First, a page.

The Carlton Club, Whalley Range Manchester March 3rd 2017
There’s a distinct lack of politics in popular music these days. The angry punks have all grown up and are advertising butter and the youngsters are more obsessed with Facebook ‘likes’ and Twitter followers to care about what’s going on outside their bubble. So it’s good to see bands that still care. They wear their political leanings like a badge of honour, but most importantly, they don’t let it get in the way of making some great music.
Percussion and trumpet duo Spaceheads is one such band. There’s no getting away from their message at the show tonight. Posters protesting against Donald Trump and the dismantling of the NHS are prominently displayed and there’s even a politically-charged poet. But the majority of the people at the old school social club tucked away in Whalley Range just outside of Manchester city centre are here to enjoy the music. You’re allowed to disagree with the political statement, but from the appearances of those present, and the response they give to the said poet, most of the people who have made the effort to turn out on a typically drizzly Manchester Friday night are on-side.
Opening the night, however, was Elle Mary, who steps up to the mic clutching her Rickenbacker guitar and entrances the audience with a selection of heartfelt tracks and her stunning voice.
Prior to the main event, poet and activist Steph Pike explains a little about the causes the acts are fighting for, in particular the People’s Assembly and the march on Parliament in support of the NHS that was taking place the following day. It’s an important cause but it’s such a shame that we actually have the need to spell out to people that it needs saving from the ravishes of an uncaring and money-hungry government.
By the time Spaceheads hit the stage, the venue is packed. The bar is doing a brisk trade – bolstered by the ridiculously cheap prices (we need more social clubs in our provinces!) and everybody seems to be up for a good time. Which is what they get from Andy Diagram and Richard Harrison. The pair create some beautiful sounds with just drums (and assorted percussive implements – which later on include some squeaky pigs) and a trumpet plugged into an effects system that loops and distorts the notes perfectly. Backing the band is their regular collaborator Jaime Rory Lucy’s Rucksack Cinema, who provides some amazing video projections tailored for the music in the set.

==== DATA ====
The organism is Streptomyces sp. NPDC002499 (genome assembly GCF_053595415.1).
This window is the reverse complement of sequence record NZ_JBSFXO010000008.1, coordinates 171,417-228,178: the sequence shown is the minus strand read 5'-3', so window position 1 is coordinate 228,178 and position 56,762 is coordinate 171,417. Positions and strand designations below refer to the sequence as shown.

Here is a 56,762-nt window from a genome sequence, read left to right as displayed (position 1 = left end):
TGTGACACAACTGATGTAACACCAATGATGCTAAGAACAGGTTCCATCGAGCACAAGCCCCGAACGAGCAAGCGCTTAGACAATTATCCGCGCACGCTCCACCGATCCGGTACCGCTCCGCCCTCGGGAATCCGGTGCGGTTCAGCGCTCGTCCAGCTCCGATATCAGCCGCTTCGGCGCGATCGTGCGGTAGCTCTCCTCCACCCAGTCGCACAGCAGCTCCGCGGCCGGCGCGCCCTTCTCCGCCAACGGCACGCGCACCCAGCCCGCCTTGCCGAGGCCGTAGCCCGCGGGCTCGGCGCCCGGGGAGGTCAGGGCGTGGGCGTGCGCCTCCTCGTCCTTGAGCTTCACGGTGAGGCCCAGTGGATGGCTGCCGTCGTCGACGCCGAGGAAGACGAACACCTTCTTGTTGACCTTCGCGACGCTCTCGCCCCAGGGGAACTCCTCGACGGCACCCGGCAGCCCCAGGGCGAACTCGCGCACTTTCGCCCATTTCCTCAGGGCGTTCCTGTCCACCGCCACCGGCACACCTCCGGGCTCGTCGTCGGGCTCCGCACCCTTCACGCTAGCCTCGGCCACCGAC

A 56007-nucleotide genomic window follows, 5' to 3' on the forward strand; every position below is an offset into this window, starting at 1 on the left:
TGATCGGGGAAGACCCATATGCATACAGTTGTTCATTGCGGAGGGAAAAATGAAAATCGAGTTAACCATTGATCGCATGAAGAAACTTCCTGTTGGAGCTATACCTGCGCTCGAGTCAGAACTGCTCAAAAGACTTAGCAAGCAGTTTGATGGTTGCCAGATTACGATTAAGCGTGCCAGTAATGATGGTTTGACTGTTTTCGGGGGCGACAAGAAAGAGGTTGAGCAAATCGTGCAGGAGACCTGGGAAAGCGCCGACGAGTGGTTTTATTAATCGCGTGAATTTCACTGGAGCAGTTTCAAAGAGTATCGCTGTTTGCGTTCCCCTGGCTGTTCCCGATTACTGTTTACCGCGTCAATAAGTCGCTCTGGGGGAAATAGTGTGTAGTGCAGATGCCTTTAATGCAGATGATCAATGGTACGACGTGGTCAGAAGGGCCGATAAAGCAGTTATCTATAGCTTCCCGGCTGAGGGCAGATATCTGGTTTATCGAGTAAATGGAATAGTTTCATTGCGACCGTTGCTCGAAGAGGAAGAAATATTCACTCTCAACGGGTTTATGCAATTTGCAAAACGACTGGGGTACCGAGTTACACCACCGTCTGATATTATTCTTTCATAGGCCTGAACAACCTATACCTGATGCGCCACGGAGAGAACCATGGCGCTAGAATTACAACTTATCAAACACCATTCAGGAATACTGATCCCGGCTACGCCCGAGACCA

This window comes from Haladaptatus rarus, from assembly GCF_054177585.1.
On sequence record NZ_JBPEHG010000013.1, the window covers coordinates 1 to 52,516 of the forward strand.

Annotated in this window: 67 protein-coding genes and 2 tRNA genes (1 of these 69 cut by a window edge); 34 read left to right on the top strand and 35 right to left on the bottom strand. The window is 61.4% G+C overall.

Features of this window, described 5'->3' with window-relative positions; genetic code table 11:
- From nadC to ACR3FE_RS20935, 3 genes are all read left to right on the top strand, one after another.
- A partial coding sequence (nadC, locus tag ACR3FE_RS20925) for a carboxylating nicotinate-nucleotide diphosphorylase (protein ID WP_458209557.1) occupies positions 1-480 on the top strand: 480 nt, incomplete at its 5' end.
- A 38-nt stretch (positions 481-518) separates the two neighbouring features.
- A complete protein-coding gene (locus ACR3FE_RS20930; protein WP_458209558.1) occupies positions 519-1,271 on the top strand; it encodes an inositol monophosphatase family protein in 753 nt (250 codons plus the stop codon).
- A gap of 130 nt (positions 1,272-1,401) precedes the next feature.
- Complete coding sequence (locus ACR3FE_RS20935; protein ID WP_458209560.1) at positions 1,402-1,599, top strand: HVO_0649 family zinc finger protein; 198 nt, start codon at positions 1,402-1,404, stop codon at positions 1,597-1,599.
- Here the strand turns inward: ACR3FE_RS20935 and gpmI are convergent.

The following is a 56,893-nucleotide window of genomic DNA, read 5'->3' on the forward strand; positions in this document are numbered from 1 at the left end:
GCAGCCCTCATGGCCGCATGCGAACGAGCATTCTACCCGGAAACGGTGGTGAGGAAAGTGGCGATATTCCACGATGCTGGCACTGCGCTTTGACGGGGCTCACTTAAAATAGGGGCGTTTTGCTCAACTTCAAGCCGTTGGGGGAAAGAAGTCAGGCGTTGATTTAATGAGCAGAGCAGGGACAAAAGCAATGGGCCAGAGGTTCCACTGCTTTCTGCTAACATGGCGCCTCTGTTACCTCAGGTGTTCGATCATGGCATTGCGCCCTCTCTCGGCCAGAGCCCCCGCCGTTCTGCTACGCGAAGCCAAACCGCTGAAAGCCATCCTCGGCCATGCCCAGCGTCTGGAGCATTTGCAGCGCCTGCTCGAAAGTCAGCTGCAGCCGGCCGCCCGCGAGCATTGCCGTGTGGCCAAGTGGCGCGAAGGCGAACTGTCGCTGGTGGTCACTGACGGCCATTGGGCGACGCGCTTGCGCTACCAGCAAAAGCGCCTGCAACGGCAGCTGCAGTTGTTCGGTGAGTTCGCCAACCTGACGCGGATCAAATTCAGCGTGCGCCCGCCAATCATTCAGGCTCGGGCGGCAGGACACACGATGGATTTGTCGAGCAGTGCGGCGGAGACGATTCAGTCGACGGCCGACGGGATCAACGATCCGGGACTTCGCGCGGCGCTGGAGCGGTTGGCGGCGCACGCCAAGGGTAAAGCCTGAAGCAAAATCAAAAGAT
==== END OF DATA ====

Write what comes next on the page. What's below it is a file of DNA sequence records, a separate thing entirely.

As for that music, it’s hard to categorise what Spaceheads sounds like. If you were to think jazz, funk, dance and high energy electronic classical pop, you probably still wouldn’t be anywhere near. What it is, though, is immensely catchy and very danceable, as is proved as the audience fill the floor with their gyrating, rhythmic movements. As unique as the sound is the equipment they use. Richard Harrison’s drum kit is augmented by bent metal strips and anything that can make a noise while Andy Diagram’s trumpet is fed through a computer system that allows for loops and embellishments to flavour the music. They’re controlled by an iPhone attached to a fish slice on the end of his horn, giving the gloriously catchy melodies a new dimension.
As Diagram wanders the dancefloor like a new-age Pied Piper, the energy in the room lifts beyond any expectations. Playing a set that spans the band’s last few releases – including the latest EP Laughing Water – the duo work their way through the set, allowing the feelings to dictate where each piece will go, improvised moments pepper the songs making it a unique and enthralling experience – one that your feet won’t stop moving to. Spaceheads live is not a recital, more a happening. Unreleased track, The Revolution Sashays Up the Mall is doubly fitting tonight, with the NHS march planned for the following day, and while there may not be a rousing chorus to sing or catchy lyric to shout, the beat sure does stick in your head as the best ear worm should.
The projections that accompany the music are perfectly fitting; during Trip to the Moon, for example, extracts from the Georges Méliès film of the same name (you know, the one with the rocket landing straight in the moon’s eye). The shape of the room is utilised perfectly, with images engulfing the ceiling and the side of the stage as well as the rear. It’s a euphoric experience that really makes the already intimate surroundings closer.
As they finish with the ever popular Sun Radar, it’s over far too soon. A stunning evening; make sure you don’t miss Spaceheads when they next play whatever quirky or hidden venue they choose to occupy. There may not be any lyrics of protest, but there’s no denying Spaceheads’ commitment and integrity when it comes to politics, something music should always embrace.
Setlist: Neu Neu/Laughing Water/Cosmic Freight Train/Trip to the Moon/Flip to the Future/Moon Boots/Choir/The Revolution Sashays Up the Mall/A Short Ride on the Arrow of Time/Sun Radar
Find out more about the band at http://spaceheads.co.uk.